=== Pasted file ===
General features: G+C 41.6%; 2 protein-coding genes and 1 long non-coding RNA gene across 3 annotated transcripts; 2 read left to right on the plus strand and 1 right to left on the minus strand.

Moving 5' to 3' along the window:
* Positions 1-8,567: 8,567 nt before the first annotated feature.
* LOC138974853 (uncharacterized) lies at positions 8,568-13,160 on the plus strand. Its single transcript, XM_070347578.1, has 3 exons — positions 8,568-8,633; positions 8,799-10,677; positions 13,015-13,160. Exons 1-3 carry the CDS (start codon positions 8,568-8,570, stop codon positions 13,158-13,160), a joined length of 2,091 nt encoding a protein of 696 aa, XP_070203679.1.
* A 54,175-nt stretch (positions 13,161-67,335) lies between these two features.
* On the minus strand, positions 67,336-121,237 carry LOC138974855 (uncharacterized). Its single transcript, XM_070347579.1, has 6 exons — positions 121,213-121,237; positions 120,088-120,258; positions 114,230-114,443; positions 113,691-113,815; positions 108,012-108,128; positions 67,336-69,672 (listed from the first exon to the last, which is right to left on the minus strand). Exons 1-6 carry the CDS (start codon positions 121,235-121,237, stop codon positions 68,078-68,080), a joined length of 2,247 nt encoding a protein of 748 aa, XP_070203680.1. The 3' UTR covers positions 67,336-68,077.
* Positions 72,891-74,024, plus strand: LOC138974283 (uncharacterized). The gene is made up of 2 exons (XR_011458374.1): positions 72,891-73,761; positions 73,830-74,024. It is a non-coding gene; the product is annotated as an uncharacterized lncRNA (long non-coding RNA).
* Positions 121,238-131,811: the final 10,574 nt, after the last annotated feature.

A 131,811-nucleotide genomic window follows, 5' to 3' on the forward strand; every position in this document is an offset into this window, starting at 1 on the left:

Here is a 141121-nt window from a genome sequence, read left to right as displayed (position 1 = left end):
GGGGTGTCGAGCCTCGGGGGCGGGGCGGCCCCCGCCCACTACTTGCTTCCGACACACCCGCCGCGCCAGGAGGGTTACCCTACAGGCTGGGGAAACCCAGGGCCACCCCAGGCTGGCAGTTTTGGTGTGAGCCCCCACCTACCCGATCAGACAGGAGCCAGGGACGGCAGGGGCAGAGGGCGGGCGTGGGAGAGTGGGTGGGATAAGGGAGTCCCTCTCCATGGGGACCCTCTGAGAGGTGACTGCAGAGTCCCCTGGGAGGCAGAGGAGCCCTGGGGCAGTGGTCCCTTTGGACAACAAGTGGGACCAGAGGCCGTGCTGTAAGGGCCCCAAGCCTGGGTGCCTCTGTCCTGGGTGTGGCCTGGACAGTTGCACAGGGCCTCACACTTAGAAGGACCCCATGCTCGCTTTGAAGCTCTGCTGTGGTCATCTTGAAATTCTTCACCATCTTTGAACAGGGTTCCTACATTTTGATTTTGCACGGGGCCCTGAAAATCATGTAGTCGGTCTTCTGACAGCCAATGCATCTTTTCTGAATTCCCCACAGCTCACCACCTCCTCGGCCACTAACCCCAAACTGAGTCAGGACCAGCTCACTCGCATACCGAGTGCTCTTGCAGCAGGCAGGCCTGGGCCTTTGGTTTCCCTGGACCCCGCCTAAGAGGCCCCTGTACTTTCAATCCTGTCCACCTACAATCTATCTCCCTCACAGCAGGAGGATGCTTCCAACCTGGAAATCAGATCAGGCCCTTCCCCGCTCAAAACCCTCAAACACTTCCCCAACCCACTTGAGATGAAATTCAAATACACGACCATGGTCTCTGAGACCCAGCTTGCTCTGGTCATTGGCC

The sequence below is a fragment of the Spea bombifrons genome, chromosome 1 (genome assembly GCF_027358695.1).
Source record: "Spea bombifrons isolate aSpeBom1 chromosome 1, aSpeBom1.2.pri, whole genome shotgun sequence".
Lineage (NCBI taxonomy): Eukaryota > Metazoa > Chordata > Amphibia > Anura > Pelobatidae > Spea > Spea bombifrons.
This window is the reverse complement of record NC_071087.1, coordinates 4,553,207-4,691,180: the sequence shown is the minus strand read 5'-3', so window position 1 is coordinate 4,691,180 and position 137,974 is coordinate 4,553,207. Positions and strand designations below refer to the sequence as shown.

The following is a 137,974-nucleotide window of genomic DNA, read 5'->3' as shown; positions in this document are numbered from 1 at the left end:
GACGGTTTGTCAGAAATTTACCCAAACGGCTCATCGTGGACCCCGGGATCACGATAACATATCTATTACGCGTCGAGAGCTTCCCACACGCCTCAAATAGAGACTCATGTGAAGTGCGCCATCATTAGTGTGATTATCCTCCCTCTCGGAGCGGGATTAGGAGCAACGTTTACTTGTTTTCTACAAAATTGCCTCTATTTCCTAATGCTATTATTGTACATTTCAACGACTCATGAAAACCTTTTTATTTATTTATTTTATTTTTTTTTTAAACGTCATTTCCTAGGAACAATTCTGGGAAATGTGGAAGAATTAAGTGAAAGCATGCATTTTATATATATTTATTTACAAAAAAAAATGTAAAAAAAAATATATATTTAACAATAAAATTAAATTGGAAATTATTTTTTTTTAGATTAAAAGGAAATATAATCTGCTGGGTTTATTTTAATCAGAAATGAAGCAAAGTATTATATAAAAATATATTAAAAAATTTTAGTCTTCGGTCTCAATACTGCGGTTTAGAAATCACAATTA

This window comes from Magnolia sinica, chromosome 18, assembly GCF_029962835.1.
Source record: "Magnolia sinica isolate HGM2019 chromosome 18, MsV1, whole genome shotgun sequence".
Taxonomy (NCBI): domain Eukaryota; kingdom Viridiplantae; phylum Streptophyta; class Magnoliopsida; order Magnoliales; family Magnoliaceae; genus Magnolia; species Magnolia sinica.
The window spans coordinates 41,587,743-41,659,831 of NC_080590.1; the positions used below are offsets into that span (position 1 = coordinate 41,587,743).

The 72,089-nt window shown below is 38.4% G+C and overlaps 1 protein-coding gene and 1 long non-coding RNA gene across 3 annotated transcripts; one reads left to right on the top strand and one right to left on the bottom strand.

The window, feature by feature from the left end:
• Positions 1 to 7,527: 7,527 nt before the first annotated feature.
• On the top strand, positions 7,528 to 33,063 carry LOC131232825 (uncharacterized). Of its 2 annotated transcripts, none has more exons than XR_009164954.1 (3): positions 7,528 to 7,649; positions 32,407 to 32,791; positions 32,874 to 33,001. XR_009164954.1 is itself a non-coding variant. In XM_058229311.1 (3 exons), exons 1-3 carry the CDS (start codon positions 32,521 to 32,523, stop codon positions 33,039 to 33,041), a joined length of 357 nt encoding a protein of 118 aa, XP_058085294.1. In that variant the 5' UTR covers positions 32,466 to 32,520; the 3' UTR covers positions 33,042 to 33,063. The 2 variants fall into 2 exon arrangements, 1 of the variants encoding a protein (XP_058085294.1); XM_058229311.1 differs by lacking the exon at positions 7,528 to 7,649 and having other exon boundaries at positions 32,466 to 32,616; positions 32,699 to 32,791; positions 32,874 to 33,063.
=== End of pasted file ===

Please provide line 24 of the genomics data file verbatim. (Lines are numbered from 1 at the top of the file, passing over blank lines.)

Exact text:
• Positions 1 to 7,527: 7,527 nt before the first annotated feature.